Global Defence Technology: Issue 59

In this issue: How ISIS captured an arsenal of Western weapons and vehicles, the UK’s new frontline hospital, the future of Global Hawk, the US Navy counters hacking threats with traditional skills, and more.


Global Defence Technology

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US officials have summoned Toyota to explain how hundreds of the manufacturer's trucks have fallen into the hands of ISIS. But this is just the tip of the iceberg; the group has also captured an arsenal of Western-made military equipment, including thousands of armoured vehicles and machine guns as well as a number of main battle tanks that were supplied to the Iraqi military. We investigate how the equipment has fallen into the wrong hands and what can be done about it.

We also take a look at the UK's new field hospital built as part of Future Force 2020, and find out whether Global Hawk's success so far can secure its future in the US Air Force's high-altitude reconnaissance fleet. Plus, we explore the US Navy's move to reinstate the teaching of celestial navigation in a bid to thwart cyber threats, and we review the biggest defence industry deals and takeovers from the past year.

Read the issue for free on your iPad through our app, or if you're on a desktop computer you can also read it in our web viewer.

In this issue

A Vicious Cycle
Terror group ISIS has captured an arsenal of Western-made military equipment, from Toyota trucks to armoured Humvees, main battle tanks and weapon systems. Chris Lo investigates how the equipment has fallen into the wrong hands and what can be done about it.
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Advanced Care for the Frontline
The British Army recently concluded tests of its new modular Role 3 field hospital supplied by Marshall Aerospace and Defence. Claire Apthorp reports on the facility and its advanced medical capabilities.
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What it Takes
With the military-industrial complex becoming ever more complex and specialised, could sophisticated personality testing could hold the key to finding the right roles for today's recruits? Dr Gareth Evans finds out.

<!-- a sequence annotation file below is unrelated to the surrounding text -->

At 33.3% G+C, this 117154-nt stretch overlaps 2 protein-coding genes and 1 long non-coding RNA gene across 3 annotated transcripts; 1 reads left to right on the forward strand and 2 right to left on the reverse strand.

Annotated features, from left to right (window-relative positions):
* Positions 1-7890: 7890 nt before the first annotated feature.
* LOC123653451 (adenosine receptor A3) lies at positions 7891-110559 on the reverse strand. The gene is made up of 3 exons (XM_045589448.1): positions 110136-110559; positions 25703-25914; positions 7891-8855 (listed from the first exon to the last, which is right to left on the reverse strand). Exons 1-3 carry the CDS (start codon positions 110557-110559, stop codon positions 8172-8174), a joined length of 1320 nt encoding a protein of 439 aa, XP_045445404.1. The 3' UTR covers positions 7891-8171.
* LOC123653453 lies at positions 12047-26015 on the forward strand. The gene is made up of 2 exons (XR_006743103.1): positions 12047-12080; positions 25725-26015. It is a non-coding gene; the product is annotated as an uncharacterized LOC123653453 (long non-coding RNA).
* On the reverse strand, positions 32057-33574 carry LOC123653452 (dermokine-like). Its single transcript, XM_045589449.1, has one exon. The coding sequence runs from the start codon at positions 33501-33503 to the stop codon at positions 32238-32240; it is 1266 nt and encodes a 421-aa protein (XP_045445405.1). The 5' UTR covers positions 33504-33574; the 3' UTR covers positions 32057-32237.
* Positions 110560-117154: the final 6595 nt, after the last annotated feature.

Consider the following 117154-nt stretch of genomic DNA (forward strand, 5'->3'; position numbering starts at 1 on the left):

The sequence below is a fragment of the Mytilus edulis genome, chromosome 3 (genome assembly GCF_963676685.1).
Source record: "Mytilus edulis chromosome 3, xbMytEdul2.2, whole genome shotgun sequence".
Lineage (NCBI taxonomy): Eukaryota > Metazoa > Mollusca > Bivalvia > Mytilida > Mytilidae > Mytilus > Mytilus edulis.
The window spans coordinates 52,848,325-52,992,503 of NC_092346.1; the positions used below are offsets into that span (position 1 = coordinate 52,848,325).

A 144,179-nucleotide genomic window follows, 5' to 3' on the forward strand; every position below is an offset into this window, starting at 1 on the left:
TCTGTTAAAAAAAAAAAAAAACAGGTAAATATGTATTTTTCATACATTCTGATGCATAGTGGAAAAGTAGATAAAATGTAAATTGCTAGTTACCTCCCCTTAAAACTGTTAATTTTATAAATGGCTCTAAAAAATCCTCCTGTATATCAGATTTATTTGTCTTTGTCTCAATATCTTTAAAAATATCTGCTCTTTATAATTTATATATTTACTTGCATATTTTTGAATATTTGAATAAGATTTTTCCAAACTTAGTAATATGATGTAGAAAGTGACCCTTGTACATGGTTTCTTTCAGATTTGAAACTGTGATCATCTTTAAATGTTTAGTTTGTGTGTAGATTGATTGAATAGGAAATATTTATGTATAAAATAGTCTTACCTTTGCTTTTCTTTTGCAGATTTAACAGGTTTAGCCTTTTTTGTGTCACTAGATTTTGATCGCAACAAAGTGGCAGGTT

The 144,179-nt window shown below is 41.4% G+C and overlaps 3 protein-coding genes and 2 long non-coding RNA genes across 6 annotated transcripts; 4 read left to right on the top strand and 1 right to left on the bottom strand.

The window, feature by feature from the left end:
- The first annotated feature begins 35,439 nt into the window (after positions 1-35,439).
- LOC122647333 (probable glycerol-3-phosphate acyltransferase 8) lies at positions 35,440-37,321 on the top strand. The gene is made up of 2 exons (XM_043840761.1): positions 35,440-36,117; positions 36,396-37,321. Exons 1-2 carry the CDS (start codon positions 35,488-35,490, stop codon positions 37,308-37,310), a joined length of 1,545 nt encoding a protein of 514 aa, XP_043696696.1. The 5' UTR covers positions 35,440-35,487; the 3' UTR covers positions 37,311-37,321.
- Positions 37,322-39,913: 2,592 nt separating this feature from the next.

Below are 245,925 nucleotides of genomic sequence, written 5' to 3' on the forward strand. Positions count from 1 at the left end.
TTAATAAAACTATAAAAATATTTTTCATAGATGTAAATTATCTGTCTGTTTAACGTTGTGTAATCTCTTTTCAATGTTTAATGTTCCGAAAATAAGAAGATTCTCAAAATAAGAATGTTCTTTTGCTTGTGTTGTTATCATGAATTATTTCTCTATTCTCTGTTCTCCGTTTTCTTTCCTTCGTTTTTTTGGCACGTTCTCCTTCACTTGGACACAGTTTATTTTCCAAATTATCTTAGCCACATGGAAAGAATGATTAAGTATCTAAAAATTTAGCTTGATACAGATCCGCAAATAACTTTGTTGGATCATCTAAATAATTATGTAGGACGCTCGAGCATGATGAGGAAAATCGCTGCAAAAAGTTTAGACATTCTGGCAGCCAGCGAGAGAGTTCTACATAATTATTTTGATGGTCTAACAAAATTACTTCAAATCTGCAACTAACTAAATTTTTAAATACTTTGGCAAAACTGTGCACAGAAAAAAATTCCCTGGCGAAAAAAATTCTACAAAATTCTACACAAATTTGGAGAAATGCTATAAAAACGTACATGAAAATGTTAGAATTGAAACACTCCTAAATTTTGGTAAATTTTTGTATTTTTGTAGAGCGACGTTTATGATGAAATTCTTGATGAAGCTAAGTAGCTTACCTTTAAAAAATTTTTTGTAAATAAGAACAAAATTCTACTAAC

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Fit for the Future?
As budget constraints force the US Air Force to choose between its high-altitude reconnaissance assets, Claire Apthorp investigates whether the Global Hawk UAS has what it takes to keep flying in the future fleet.
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Return of the Ancient Mariner
Celestial navigation is making a comeback on the US Navy's curriculum as the threat of cyber attacks on high-tech positioning systems grows. Dr Gareth Evans explores the navy's effort to tackle modern threats with traditional skills.
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Top Deals of 2015
A number of defence industry deals made the headlines in the past year. We take a look at the ten biggest based on value.
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Next issue preview

The Pentagon has spoken out against further consolidation in the US weapons industry following Lockheed Martin's $9bn Sikorsky deal. We investigate concerns that the increased M&A trend among defence contractors and the resulting lack of competition could lead to higher cost and less innovation.

We also explore major trends in electric vehicle development for military uses, round up the potential competitors for the US Army's new handgun contract to replace the Beretta M9, and find out what the Raytheon-led Warrior Training Alliance programme for the US Army has achieved so far. Plus, we ask whether the capabilities of mine hunters could soon be replaced by unmanned systems, and take a look at a new technology that could locate weapons of mass destruction from distance through their energy signature.

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